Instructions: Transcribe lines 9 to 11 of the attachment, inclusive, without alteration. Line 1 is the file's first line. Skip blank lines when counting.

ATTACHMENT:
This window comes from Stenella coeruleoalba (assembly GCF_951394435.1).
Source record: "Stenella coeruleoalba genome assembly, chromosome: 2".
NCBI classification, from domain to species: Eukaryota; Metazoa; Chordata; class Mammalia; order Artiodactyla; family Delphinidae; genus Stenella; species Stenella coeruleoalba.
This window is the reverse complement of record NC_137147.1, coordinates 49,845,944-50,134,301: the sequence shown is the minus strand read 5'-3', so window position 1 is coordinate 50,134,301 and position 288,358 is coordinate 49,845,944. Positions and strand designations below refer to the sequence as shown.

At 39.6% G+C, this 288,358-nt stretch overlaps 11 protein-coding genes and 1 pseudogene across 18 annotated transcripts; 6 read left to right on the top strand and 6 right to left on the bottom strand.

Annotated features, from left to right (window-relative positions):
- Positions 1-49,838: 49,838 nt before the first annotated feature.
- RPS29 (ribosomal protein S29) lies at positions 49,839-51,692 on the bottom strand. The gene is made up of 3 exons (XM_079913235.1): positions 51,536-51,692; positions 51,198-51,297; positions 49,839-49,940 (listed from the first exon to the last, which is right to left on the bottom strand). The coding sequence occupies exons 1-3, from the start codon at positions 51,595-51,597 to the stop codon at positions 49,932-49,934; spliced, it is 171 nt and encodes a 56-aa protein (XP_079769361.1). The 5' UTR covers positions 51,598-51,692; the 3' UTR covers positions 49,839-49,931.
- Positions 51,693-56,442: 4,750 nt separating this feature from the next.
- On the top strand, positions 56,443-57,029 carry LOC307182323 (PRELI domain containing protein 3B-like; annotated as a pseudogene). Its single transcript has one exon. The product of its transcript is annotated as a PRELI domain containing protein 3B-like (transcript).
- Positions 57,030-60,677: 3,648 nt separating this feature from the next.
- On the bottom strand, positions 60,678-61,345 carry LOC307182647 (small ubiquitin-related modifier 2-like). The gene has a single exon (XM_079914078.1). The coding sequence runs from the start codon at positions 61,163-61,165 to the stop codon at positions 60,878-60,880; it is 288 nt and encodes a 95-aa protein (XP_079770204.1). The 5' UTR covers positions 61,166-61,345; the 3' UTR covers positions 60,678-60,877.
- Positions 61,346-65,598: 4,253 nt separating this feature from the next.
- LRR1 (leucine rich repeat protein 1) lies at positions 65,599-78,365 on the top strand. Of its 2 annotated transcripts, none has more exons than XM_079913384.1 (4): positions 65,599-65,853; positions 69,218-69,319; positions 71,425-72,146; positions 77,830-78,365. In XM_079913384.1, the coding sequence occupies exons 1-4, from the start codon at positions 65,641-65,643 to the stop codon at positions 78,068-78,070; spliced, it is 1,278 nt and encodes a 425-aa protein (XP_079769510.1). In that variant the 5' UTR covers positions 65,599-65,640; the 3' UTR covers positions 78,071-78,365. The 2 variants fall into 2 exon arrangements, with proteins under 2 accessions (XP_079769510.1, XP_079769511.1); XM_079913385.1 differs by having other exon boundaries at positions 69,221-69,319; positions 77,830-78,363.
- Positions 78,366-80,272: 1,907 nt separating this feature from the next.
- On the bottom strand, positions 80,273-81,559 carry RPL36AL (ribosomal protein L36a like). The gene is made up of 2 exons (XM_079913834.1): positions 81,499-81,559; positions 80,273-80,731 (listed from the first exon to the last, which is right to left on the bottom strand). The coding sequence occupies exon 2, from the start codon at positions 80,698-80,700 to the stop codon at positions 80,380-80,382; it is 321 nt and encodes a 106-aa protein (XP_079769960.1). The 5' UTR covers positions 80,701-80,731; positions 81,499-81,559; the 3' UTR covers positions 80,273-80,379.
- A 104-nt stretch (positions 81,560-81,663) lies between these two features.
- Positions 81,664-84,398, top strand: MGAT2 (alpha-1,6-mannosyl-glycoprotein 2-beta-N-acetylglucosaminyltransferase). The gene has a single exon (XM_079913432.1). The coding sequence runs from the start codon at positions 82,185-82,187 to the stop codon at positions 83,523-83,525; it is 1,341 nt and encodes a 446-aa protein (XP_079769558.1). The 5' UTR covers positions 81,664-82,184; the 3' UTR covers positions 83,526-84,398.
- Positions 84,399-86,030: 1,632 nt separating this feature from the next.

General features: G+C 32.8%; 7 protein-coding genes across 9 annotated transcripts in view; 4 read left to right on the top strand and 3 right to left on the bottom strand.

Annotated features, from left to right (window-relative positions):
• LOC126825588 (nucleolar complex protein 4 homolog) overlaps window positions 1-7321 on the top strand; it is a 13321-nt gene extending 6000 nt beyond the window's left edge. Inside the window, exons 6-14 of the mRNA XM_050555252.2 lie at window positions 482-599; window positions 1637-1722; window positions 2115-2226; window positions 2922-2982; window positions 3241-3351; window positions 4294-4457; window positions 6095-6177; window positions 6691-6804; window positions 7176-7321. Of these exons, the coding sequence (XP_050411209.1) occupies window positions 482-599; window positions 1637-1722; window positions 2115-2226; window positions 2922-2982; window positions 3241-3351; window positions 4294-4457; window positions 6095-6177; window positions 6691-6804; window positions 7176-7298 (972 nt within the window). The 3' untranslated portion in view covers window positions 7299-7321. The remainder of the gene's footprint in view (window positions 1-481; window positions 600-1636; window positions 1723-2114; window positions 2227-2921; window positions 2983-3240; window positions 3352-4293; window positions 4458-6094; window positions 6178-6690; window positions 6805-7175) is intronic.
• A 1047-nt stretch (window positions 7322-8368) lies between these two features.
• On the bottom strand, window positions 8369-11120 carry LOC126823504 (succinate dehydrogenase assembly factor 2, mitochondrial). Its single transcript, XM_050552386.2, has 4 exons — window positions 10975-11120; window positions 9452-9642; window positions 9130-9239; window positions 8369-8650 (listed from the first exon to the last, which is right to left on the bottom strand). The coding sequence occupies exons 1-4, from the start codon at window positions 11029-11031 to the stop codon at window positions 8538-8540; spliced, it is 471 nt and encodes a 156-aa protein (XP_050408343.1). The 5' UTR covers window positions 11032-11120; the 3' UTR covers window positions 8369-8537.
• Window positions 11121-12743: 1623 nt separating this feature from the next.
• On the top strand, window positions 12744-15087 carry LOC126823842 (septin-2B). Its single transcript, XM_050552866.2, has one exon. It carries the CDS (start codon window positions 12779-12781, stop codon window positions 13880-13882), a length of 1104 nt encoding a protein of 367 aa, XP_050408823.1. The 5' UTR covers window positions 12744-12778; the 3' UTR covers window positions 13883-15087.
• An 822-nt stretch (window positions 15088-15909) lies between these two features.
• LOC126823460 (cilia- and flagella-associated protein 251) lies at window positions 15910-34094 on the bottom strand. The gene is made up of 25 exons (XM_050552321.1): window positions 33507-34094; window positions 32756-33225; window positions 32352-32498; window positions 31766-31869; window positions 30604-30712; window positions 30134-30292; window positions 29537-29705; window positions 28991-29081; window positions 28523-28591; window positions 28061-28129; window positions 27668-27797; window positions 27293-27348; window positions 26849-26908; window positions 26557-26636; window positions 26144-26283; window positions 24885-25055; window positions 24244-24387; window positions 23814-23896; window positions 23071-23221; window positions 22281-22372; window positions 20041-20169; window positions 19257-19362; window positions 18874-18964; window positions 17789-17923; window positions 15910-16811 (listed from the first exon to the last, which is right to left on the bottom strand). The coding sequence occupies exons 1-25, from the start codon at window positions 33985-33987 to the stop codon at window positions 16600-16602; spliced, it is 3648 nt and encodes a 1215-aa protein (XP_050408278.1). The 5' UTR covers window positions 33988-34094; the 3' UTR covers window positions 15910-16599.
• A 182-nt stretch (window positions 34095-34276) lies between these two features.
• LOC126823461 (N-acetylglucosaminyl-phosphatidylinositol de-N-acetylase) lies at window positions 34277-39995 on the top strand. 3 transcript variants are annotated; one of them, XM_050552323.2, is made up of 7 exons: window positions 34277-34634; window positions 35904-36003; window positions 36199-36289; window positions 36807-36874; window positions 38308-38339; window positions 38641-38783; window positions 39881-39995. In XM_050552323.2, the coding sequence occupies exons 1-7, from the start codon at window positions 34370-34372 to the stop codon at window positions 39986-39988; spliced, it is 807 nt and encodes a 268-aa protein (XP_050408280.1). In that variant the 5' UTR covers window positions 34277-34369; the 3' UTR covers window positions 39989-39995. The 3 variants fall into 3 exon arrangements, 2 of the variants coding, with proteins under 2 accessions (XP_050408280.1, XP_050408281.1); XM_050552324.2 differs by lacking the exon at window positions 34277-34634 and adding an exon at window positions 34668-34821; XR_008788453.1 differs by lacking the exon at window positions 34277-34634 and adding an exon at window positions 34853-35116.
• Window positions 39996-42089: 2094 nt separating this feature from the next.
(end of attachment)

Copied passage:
- Positions 51,693-56,442: 4,750 nt separating this feature from the next.
- On the top strand, positions 56,443-57,029 carry LOC307182323 (PRELI domain containing protein 3B-like; annotated as a pseudogene). Its single transcript has one exon. The product of its transcript is annotated as a PRELI domain containing protein 3B-like (transcript).
- Positions 57,030-60,677: 3,648 nt separating this feature from the next.